Saflter’s in Whitman, Massachusetts, was a family-run fabric store that came into being in 1919.  It was housed in a large building on one corner of a major intersection, across the street from the famous Toll House Restaurant (home of the original Toll House cookie.)  Saftler’s was dedicated to all things fabric and as such had no space for the aisles of crappy craft stuff you see dominating so-called fabric stores these days.  They did have a wonderful corner of yarn with knitting and crochet pattern books but the bulk of the store was fabric and notions and trims.

My first memories of Saftler’s, in the 1950’s, was accompanying my mother as she wandered around the store fingering the fabrics or leafing through the pattern books.   When I was really young, I was bored, hanging around, but the Saftler men, likely the second generation, were jovial and entertaining and most helpful in all things related to sewing.  Most of my clothes were hand-made, an economy for the times, and one I secretly lamented at the time because my clothes were always different from the clothes of my classmates.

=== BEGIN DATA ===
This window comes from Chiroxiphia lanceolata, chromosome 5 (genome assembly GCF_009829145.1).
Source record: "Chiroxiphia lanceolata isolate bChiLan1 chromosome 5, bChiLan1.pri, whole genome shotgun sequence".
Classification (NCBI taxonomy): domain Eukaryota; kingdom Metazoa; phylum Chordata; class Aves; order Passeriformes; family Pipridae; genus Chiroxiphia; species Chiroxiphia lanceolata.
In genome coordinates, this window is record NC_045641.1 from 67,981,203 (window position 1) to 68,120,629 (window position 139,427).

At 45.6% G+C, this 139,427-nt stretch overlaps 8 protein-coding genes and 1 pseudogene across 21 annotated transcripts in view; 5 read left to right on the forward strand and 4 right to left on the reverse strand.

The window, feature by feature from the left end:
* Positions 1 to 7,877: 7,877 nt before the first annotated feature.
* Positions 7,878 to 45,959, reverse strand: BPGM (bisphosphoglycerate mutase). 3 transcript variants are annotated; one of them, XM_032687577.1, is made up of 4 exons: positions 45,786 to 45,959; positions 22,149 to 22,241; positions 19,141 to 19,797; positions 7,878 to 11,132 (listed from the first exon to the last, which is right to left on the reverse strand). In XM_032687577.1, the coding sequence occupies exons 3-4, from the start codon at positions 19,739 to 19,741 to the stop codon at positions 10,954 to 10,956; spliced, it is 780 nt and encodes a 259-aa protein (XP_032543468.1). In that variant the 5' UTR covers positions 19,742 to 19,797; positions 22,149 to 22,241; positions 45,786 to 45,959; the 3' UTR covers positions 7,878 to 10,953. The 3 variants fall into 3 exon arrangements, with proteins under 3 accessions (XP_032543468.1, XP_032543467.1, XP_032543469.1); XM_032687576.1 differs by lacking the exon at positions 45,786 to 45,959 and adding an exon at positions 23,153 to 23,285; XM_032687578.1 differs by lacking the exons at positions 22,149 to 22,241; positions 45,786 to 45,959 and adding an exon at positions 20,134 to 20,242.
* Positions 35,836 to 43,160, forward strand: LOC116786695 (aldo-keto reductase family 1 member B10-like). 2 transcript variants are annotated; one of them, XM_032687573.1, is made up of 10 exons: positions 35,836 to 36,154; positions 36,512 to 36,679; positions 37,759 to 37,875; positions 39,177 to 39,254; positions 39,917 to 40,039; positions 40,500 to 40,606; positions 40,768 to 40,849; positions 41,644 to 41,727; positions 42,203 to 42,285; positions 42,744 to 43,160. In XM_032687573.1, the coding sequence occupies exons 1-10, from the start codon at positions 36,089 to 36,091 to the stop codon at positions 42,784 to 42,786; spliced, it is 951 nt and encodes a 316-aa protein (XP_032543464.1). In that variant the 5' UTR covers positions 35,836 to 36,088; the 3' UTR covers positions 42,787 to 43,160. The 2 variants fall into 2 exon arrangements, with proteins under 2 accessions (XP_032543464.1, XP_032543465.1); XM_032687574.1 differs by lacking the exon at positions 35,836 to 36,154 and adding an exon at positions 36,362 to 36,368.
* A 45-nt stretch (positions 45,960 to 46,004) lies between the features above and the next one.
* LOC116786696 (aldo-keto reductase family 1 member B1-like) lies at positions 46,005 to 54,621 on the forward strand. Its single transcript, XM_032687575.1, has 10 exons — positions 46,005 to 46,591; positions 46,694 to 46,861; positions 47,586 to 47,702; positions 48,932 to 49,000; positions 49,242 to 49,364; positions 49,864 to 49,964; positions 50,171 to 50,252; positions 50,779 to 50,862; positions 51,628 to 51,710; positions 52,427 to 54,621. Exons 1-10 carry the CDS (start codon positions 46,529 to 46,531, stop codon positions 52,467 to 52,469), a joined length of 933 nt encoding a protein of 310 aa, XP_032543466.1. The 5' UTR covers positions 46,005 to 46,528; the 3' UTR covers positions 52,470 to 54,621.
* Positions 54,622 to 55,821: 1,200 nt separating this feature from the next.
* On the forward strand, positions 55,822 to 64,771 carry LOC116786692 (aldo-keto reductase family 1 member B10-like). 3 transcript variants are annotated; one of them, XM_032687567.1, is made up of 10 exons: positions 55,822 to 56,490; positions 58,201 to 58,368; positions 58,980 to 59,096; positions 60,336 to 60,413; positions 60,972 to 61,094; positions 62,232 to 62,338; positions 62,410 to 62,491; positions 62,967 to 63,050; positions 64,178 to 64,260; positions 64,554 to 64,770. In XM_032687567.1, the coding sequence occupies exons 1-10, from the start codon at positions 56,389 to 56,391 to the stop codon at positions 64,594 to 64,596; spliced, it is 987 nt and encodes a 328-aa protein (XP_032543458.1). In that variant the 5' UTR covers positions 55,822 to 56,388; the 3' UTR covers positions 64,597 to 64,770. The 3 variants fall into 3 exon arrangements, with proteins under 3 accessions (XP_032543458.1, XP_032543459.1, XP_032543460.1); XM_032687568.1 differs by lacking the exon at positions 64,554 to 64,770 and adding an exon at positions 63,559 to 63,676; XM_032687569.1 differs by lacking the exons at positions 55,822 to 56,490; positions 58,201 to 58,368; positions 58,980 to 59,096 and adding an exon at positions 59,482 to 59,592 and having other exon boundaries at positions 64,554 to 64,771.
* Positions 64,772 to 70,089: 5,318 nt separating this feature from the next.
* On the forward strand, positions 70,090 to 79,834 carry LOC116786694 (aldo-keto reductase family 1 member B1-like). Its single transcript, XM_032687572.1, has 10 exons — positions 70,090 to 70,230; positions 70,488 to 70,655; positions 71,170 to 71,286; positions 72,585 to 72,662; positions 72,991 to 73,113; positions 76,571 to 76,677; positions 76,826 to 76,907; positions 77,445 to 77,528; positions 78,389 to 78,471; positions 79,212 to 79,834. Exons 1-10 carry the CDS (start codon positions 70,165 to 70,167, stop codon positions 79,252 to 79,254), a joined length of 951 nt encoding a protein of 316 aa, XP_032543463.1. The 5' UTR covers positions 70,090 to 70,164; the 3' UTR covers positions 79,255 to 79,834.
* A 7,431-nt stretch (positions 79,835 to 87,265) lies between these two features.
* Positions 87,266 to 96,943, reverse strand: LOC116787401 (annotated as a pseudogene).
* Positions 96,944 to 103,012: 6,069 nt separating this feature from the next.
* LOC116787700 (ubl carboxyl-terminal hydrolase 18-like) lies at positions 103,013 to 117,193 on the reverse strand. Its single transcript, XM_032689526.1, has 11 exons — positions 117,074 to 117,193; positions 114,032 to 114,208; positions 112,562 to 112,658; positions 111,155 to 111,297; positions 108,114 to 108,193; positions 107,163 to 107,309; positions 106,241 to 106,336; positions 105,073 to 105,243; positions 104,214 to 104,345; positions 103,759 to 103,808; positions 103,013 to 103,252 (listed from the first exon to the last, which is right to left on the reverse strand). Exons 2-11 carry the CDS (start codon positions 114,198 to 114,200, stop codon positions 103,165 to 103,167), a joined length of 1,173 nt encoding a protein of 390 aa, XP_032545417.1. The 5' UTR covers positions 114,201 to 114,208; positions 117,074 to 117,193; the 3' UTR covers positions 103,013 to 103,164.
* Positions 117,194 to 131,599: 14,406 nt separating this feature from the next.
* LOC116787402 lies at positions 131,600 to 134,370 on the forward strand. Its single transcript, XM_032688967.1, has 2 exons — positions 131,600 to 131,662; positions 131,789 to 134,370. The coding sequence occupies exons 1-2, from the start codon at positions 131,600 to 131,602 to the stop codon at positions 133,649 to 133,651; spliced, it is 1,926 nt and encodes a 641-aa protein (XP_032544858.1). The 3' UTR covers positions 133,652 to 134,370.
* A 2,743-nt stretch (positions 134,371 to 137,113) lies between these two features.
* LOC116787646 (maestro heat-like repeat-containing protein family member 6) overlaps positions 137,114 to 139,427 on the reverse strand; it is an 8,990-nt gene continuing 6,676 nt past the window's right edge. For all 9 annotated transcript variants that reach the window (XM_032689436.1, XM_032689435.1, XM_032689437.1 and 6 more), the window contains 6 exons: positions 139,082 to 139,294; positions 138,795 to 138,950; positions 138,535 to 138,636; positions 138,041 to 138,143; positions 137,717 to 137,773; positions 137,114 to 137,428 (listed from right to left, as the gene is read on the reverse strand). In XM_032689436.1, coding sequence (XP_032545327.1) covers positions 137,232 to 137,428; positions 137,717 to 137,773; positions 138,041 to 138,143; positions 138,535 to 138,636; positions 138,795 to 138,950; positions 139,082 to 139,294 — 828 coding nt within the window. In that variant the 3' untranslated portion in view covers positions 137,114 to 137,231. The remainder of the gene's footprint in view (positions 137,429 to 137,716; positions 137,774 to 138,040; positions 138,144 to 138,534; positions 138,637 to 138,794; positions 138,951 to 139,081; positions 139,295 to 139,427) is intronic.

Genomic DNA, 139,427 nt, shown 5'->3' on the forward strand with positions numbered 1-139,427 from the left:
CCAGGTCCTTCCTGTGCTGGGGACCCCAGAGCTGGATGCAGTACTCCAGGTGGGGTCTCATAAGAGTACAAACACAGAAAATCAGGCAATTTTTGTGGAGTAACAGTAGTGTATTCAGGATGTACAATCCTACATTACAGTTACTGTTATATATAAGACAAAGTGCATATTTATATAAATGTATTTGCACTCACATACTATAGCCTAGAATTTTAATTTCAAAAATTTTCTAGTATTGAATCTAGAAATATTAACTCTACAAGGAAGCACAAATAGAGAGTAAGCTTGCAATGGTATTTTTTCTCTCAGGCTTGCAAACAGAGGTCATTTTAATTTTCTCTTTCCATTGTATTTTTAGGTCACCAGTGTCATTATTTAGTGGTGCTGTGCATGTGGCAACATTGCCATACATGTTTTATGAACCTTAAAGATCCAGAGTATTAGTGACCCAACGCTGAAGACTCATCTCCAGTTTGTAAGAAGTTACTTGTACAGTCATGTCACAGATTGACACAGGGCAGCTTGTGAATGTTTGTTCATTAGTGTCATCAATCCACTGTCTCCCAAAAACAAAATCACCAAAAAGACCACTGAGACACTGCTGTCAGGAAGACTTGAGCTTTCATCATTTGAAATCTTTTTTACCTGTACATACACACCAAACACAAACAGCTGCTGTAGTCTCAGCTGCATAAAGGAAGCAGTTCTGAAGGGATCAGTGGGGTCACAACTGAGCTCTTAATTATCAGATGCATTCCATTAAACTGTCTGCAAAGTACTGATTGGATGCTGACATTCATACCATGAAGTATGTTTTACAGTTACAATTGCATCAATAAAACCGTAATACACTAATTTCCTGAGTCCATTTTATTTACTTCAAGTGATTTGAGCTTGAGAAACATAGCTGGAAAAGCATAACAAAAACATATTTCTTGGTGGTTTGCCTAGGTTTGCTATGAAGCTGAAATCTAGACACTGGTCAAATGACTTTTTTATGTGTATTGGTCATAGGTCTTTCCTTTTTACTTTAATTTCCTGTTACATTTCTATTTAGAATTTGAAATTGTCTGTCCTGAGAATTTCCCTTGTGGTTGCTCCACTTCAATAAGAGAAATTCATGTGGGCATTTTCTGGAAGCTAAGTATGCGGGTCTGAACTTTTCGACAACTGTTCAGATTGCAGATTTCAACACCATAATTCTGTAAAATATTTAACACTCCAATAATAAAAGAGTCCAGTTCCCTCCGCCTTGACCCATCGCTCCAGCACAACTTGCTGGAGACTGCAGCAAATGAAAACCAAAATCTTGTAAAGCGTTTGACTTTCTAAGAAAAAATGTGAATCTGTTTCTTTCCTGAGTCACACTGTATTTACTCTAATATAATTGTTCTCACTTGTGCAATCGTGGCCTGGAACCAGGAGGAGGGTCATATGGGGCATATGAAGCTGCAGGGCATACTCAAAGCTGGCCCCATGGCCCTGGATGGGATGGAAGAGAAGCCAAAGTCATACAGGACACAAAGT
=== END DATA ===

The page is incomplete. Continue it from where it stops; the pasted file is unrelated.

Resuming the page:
I bought yarn for my first sweater at Saftler’s.  I was eleven and the yarn was a beautiful dark brown heather acrylic.  I knitted a plain stockinette pullover that I still wear sometimes in the fall when I’m working outside stacking wood for the winter.

By the time I was entering junior high, I began to learn to sew for myself and discovered the pleasure of walking down aisle after aisle of fabrics, attracted by colour and moved to touch, to feel the texture, then test the drape.  Only then do you check the price.  It’s all about the feel.

The summer after I graduated from high school, grounded for the summer and told I must have constant adult supervision, I went to Saftler’s with my godmother and purchased an array of embroidery floss and for the first time began to embellish my clothes, something to do in my captivity.  My canvas was my bellbottom jeans.  I stitched a snake wrapping up one leg and the Cheshire Cat in a tree on the other ( I still have those too.  It’s a Leo, hang on to things trait, I’m told.)

Through my twenties it was my go to place for fabric and so much  more than that.  A fabric store is  a store of potential, a place of dreams.  You wander the aisles, deep in thought with hand out-stretched, touching the bolts and imagining what could be made from the fabric at hand.  Consider a place where creative thought dominated the energy of the place for more than ninety years.  Everyone who came through that store had a project or an idea, to make something where nothing had been before. All that creative energy permeates the walls.  As I think about that I realize, no wonder they were always so jovial.  What a lovely atmosphere.